Gunn grad takes a hard look at football in latest book


Gunn High School English teacher Tim Farrell had a way with words that resonated with Steve Almond, one of his students in the mid-1980s.

Almond, the author of the just released "Against Football: One Fan's Reluctant Manifesto," (Melville House), vividly remembers Farrell bringing to life J.D. Salinger's "Catcher in the Rye," with an actor's voice.

"He's a wonderful reader," Almond said in a telephone interview from his home near Boston. "He was a huge influence and him reading the first chapter planted a seed that light a fire inside me. He showed me how words could be used."

Farrell taught English at Gunn for over 40 years and remains integral to the school's functions through his emeritus status.

The 47-year-old Almond went on to publish 10 books, including the New York Times bestseller, "Candyfreak." He has self-published three of his books.

Almond grew up a diehard Oakland Raiders fan. He remains a fan of the sport of football, the majesty and beauty of it all. He just doesn't bother to watch any longer.

Almond's latest book explores his reasons for disengaging with the business side of football.

He challenges his readers to take a hard look at why they continue supporting football, which has become a multi-billion dollar industry.

Almond does not advocate shutting down the sport. All he wants is an honest discussion among fans about their responsibility in the current state of football, where rules govern players' private lives as though players cannot control their own lives.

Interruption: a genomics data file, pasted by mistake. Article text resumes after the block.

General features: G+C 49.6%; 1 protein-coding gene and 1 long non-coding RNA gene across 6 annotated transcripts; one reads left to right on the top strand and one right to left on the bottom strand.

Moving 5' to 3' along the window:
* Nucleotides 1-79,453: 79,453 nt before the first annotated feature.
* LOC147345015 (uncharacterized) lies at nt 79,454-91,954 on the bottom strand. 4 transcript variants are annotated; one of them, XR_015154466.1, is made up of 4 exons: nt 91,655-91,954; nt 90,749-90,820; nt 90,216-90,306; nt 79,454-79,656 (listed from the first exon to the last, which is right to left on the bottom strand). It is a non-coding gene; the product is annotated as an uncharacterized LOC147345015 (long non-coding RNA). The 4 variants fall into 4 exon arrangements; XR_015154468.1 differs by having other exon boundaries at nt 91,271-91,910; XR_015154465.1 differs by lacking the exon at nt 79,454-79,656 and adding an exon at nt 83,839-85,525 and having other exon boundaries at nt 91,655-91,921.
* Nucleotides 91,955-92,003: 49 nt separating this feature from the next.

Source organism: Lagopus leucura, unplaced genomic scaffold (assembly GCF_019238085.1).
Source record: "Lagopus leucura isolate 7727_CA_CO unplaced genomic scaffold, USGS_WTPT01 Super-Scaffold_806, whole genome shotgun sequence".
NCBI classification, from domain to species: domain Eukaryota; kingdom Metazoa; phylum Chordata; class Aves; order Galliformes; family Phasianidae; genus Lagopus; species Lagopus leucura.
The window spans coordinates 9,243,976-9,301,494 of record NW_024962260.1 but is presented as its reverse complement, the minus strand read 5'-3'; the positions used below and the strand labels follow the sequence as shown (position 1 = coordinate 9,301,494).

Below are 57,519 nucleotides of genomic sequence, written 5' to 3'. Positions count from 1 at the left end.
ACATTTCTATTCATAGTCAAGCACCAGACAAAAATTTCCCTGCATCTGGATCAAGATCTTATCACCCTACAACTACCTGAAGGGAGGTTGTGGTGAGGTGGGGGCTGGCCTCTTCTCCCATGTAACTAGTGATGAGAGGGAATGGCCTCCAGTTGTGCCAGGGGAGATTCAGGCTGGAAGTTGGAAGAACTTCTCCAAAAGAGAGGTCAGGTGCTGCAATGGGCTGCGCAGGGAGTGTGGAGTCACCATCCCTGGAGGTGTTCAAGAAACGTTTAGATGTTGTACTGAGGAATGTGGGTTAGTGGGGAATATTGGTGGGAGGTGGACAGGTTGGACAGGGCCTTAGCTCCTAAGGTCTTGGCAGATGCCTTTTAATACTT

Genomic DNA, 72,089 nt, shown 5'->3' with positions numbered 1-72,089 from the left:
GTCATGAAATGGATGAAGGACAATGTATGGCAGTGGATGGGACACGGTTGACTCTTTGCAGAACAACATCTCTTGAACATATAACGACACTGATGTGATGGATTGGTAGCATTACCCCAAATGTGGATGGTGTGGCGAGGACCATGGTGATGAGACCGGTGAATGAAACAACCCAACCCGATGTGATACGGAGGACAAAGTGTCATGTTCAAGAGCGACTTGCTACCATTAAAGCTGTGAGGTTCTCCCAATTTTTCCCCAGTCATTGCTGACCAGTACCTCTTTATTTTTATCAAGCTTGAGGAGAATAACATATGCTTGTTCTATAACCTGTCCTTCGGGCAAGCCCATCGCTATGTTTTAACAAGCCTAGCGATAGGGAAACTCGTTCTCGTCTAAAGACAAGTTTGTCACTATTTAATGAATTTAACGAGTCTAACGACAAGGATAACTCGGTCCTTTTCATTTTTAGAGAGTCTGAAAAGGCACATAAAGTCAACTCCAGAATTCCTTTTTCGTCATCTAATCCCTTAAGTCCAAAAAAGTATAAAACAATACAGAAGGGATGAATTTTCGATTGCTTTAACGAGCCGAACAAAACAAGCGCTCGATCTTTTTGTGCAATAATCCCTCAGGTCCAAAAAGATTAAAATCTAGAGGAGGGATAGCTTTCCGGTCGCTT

The current state of off-field activities that has Ray Rice, Ray McDonald and Adrian Peterson in the news is nothing new.

Piled on top of the increasingly disabling injuries suffered on the field and the history of football suddenly becomes backlogged with traumatic head injuries, useless digits on the hand, or the loss of portions of an athlete's body, all in the name of playing for a championship trophy.

Almond does not blame football per se but does attempt to start a discussion regarding the fan's role in all this.

"I just want us to talk it out so others can make their own decision," Almond said. "I hope it leads to a larger discussion."

Almond was born and raised in Palo Alto, where his parents, both psychoanalysts, still reside.

His father watched football every weekend and he wanted to be with his dad. The San Francisco 49ers were between John Brodie and Joe Montana but the Oakland Raiders were winning in ways usually reserved for the minds of screenwriters.

It was the era of Ken Stabler, Freddy Biletnikoff and Lester Hayes, noted for covering his uniform in stickum, a substance banned in the NFL in 1981.

Almond played on Gunn's soccer and badminton teams.

On some Saturdays, Almond wandered over to Stanford Stadium to sell hot dogs and watch John Elway perform acrobatic moves to avoid tackles.

He spent seven years as a journalist in El Paso and Miami before publishing his first book, a collection of short stories entitled "My Life in Heavy Metal."

His mother suffered a freakish brain injury a couple of years ago and about the same time he became aware of his own connection to football and why he enjoyed watching players violently run into each other.

He wanted, as he wrote "to see football for what it truly is."

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Like this comment
Posted by Matt
a resident of Another Palo Alto neighborhood
on Sep 18, 2014 at 11:36 am

So he's never played football? Maybe he should write about badminton and their cheating scandals.

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